Regardless of the selection bias inherent in this type of study widely utilized for evaluating dietary adherence, the authors provide valuable information on the characteristics of a group of persons with celiac disease in Paraguay and their adherence to a gluten-free diet. The results are similar to figures in reports from other countries, in which comparable methods were used.6 Nevertheless, self-reported adherence does not guarantee the absence of gluten from the diet. In a cross-sectional study on 80 patients with disorders related to gluten intake (56 with confirmed celiac disease), Ramírez-Cervantes et al. found inadvertent gluten consumption in 22 of the 29 patients that stated they strictly followed the dietary recommendations.7 Similar results have been reported by other authors, who, in addition to applying questionnaires, interviewed expert nutritionists, underlining the importance of having a multidisciplinary team of specialists capable of detecting dietary transgressions and offering guidance in accordance with the possibilities of each setting.2,6

Another aspect to consider is the fact that not all the structured questionnaires on the topic have been validated in Spanish-speaking countries, and certain questions are not applicable in places that lack health control regulations mandating the precise labeling of the gluten content in industrialized products.8,9 In addition, the scant information on celiac disease, as well as a lack of awareness about the condition, results in imprecise answers to many of the survey questions.

The quantification of IgA and IgG antibodies against deamidated gliadin peptides, IgA antibodies against tissue transglutaminase, or of endomysial antibodies has been proposed to resolve questionnaire weakness.10 Several studies have shown the usefulness of that strategy, but doubts have been raised by the results of more recent clinical trials that determined gliadin peptide excretion in urine or feces. Those trials clearly showed that even persons with normal antibody levels in blood that follow the dietary recommendations have contact with gluten. The test appears simple but the relatively short half-life of the gliadin peptides in urine and feces leans more towards demonstrating specific transgressions rather than being an instrument for evaluating adherence.11–13 In a recent study, the repeated absence of gliadin peptides in urine has been suggested to be correlated with the absence of intestinal villous atrophy, and those authors propose a surveillance strategy based on that laboratory test.14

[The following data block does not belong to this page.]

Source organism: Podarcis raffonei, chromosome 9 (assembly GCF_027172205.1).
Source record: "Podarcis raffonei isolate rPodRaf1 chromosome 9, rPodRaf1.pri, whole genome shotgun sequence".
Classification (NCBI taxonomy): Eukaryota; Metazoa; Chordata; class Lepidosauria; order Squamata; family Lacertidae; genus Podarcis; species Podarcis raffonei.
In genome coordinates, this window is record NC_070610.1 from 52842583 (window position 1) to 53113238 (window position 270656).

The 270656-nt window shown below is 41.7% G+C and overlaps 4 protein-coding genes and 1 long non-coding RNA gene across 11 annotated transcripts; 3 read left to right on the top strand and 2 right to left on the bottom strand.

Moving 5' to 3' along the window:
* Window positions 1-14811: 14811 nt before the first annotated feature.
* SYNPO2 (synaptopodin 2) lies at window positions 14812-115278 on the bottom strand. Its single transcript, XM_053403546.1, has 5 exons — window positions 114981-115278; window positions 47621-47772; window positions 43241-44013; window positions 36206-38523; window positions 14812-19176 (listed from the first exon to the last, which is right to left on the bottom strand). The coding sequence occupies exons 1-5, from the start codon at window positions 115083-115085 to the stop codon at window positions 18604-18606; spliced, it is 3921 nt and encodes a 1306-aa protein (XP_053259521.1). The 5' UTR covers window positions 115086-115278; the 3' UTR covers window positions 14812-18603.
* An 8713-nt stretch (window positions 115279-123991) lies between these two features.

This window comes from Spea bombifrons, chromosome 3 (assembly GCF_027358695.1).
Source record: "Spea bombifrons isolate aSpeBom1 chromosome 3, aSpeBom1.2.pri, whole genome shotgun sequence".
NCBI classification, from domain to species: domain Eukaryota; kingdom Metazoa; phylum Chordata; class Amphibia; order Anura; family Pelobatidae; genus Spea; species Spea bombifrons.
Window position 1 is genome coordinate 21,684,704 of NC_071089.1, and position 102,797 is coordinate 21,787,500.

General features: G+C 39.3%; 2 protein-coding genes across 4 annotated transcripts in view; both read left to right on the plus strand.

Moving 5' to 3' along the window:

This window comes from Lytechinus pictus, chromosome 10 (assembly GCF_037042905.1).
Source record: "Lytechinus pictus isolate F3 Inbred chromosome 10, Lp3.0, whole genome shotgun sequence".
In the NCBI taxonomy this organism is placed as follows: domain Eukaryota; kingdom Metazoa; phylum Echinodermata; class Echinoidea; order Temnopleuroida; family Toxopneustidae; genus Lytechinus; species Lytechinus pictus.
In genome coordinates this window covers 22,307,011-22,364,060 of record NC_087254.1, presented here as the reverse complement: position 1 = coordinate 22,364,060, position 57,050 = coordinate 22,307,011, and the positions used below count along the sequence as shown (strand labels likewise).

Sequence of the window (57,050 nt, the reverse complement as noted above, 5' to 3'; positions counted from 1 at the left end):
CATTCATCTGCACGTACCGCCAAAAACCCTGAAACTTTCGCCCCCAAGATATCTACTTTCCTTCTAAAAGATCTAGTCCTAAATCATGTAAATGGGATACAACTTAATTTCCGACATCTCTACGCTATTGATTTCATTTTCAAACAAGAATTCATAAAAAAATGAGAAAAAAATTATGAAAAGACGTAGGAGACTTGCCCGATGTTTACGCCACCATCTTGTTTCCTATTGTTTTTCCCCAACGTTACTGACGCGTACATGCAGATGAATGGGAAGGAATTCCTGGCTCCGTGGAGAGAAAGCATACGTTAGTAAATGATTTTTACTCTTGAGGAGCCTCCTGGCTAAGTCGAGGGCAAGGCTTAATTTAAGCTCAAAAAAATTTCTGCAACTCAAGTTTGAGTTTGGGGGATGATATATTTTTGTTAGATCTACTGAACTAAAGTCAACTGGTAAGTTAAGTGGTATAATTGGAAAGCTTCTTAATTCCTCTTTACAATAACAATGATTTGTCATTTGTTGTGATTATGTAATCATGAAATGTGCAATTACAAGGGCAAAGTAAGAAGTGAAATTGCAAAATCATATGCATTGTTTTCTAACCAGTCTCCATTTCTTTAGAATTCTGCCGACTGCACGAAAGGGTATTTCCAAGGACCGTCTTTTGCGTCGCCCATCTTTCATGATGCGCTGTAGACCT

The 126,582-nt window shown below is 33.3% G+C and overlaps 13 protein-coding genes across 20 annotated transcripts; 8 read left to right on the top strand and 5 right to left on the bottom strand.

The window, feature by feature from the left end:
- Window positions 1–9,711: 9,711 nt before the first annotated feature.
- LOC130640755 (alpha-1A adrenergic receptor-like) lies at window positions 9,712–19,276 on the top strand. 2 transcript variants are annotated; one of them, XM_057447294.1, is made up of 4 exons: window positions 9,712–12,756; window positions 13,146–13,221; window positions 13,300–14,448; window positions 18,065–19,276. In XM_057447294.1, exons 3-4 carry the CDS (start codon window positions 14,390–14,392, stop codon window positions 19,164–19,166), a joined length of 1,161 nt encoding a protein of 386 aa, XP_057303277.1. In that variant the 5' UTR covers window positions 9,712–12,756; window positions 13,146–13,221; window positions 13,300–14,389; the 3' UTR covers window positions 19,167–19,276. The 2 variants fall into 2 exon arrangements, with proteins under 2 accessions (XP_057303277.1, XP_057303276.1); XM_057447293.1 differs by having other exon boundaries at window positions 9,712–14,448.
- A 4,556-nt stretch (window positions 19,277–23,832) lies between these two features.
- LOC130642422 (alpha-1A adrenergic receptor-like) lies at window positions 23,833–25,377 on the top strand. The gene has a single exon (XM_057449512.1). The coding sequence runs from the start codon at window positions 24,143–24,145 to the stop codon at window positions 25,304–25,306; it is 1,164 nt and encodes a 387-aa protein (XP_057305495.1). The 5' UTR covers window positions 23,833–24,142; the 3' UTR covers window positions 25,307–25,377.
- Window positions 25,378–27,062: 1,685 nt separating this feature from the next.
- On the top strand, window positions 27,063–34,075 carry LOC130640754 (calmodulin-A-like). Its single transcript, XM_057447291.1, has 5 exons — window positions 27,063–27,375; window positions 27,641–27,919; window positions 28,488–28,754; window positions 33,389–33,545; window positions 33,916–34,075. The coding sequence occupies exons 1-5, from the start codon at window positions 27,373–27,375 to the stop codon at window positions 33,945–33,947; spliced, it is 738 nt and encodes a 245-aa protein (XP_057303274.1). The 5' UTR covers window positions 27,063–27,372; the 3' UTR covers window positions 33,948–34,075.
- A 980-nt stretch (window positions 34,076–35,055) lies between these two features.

Certifying the strict adherence to a gluten-free diet has been and continues to be a true challenge. In daily clinical practice, the application of questionnaires, such as those used by the authors described herein, as well as frequent interviews with expert nutritionists, are a practical, accessible, and inexpensive alternative that can be complemented with the determination of serum antibodies against deamidated gliadin peptides, relegating biopsy of the duodenal mucosa to that of a last option. Importantly, anatomic restitution of the intestinal villi is a slow process and is not achieved in a considerable number of patients.15

What appears to be clear from the studies that have evaluated adherence to the gluten-free diet, is that in some celiac patients, small amounts of gluten (“a little bit”) are tolerated with no problems, whereas in others, that tiny quantity, established as 20 ppm per day (<20 grams/day), can perpetuate the immune-inflammatory process.3

As long as the precise amount of “a little bit” is not established, we must recommend that all persons with celiac disease strictly maintain a gluten-free diet.

Financial disclosure

No financial support was received in relation to this article.

Conflict of interest

The authors declare that there is no conflict of interest.

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See related content in DOI:10.1016/j.rgmxen.2021.10.011, Real-Delor R.E. Adherence to the gluten-free diet in celiac patients from Paraguay. Rev Gastroenterol Mex. 2023;88:307–314.